Golden Pipeline

National Trust of WA

Explore The Golden Pipeline Heritage Trail

A self-guided drive trail between the Perth Hills and Western Australia’s Eastern Goldfields. Go with the Flow. Follow the water to discover more about the audacious goldfields water supply scheme and Engineer CY O’Connor.

Discover The people and the Scheme

“Future generations, I am quite certain will think of us and bless us for our far seeing patriotism, and it will be said of us, as Isaiah said of old, ‘They made a way in the wilderness, and rivers in the desert” – Sir John Forrest

Ghooli to Gilgai GPHT Sites

No 6 Pump Station

From early October 2023 onwards, works will commence which involve removing asbestos from the site surrounding the Ghooli Heritage Pump Station (but not the pump station building itself). The remediation may take up to four months to complete, and the site will be closed to the public during this time. The standpipe at the site will not be accessible to the public during this time as well.

No 6 Pump Station was situated at Ghooli on the railway line. Take a walk around to learn more about the rich and full lives of those who lived and worked here – the families as well as the men.

No 6 Pump Station. Like the other stations the prominent red building with large Romanesque arches are displayed.
Gary Peters. No 6 Pump Station.

With its tall steel chimney a dominant marker, No 6 Pump Station, situated less than 200 metres off the highway, is one of the more visible of the remote pipeline places. Remnants of the old Pump Station and its ancillary buildings provide a glimpse of a life now past at this still operational pumping site.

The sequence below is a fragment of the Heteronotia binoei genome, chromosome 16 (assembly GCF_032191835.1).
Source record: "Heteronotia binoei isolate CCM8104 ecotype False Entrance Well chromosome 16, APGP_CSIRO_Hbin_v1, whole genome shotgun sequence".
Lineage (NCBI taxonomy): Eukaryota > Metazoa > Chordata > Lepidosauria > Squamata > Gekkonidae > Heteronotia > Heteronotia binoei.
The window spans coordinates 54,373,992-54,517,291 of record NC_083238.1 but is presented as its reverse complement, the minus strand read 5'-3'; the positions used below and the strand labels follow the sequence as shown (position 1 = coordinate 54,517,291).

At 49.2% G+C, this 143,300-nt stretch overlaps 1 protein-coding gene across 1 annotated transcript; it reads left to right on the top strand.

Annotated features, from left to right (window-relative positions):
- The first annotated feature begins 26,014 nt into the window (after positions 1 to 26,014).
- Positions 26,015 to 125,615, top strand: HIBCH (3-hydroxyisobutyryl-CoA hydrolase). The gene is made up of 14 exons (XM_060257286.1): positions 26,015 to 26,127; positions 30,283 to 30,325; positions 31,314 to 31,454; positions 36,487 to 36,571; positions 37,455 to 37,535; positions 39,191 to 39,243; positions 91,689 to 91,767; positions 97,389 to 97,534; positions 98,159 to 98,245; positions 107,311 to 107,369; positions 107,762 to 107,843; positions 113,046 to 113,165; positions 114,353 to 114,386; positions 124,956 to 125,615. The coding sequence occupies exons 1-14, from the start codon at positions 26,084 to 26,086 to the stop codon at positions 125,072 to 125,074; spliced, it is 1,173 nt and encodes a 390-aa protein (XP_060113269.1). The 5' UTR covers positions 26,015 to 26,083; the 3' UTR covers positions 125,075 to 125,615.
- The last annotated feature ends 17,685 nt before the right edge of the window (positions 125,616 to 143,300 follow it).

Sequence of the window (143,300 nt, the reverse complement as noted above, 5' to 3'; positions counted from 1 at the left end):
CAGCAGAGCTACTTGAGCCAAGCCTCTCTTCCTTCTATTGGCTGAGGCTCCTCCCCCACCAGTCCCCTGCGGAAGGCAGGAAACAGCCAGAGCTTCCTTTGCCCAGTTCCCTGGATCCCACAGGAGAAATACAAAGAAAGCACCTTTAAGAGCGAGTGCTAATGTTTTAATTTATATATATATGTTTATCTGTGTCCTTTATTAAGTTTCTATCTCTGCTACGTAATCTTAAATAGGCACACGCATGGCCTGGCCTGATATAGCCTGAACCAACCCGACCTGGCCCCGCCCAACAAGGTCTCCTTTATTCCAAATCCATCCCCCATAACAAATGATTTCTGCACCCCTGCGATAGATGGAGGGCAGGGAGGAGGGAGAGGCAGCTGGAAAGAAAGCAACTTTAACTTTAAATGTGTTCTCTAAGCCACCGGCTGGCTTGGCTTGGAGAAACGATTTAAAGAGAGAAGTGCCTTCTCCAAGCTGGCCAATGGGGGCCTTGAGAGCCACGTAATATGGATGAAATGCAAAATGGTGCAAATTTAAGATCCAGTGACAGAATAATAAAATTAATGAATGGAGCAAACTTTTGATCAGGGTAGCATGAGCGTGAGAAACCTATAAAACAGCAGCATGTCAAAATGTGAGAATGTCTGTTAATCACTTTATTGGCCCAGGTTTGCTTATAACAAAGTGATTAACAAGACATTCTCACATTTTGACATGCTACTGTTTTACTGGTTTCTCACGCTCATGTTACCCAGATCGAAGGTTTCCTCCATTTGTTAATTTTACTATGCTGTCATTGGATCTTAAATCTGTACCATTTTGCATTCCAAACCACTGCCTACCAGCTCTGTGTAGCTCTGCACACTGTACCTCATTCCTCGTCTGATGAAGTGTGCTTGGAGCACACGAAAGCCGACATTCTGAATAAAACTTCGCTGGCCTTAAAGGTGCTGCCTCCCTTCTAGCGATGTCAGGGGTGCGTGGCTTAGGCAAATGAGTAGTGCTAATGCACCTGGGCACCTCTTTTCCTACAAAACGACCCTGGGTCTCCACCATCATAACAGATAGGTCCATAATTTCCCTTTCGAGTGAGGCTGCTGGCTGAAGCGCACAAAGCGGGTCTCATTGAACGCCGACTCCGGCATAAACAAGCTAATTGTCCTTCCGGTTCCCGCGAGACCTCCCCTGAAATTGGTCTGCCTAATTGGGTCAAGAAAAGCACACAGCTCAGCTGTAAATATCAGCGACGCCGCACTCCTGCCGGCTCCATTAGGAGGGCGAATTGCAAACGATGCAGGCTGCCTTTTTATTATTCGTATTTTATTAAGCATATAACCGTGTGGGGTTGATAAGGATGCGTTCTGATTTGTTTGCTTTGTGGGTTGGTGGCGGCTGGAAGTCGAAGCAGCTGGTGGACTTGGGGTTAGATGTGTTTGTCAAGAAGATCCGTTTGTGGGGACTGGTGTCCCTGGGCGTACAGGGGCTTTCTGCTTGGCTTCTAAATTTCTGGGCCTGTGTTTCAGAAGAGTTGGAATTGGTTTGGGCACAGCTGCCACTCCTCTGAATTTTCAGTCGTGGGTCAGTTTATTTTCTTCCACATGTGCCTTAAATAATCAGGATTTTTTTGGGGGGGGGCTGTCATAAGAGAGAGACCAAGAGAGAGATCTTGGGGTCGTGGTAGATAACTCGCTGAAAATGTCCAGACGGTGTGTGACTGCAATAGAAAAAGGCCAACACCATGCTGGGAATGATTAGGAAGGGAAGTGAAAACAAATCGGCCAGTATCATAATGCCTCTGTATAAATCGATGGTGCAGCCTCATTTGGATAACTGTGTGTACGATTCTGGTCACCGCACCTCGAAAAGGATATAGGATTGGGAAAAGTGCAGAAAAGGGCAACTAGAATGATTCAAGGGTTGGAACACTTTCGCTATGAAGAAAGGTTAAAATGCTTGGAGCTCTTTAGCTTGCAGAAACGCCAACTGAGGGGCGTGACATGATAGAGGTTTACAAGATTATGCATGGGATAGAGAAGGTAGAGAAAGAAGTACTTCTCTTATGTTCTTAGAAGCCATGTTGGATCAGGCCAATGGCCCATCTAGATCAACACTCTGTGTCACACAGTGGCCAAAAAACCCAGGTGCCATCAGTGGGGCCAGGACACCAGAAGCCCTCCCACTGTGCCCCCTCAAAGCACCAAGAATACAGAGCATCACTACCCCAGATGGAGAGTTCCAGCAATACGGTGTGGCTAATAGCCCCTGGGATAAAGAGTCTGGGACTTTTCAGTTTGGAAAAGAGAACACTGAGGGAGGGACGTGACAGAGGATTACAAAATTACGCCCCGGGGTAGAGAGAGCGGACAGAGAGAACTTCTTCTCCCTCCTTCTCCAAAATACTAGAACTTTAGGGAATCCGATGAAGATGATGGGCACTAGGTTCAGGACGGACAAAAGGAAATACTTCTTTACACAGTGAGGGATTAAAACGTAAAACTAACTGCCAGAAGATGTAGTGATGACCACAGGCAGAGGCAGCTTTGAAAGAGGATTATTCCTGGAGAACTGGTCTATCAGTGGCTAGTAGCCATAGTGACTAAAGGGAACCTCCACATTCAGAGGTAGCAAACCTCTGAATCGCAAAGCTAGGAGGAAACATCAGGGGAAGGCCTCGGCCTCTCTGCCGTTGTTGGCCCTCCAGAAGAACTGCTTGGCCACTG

What appears to be nothing more than a patch of gravel indicates there were once tennis courts where the pump station adults and children played against each other and against teams from the next pump station up or down the line. Children’s playground equipment was adjacent to the courts, making this the lively centre of the community.

The school was beyond the Pump Station building to the east with the housing allotments to the west. The number of houses varied over the years from the original two engineers’ houses and a single men’s barracks, to a maximum of 10 houses.

No 6 is a good place to consider how the scheme was fuelled.  It has a ‘coal bin’ and one of the few remaining weighbridges. The scheme’s boilers were originally designed to be fuelled by coal. Within two years, however, they were being fuelled by wood which was cheaper and more easily obtained.

Coal and, later, 6 foot lengths of firewood were delivered by railway and unloaded from a track running on an elevated timber trestle just outside the boiler room arch. The roof above this structure had to be high enough (5.5 m) to accommodate the train’s funnel. Later wood was delivered by motor vehicle and a weighbridge was constructed in 1949-50 to determine the load for payment.

Remains of the playground at No 6, built for the workers children.
Gary Peters. Remains of the playground at No 6, built for the workers children.

The water supply scheme’s importance to Western Australia’s mining and agricultural industries is such that during World War II the pump stations and the weir were guarded by various groups including Special Police and the army. No 6 was no exception with people from the nearby town of Southern Cross guarding it.

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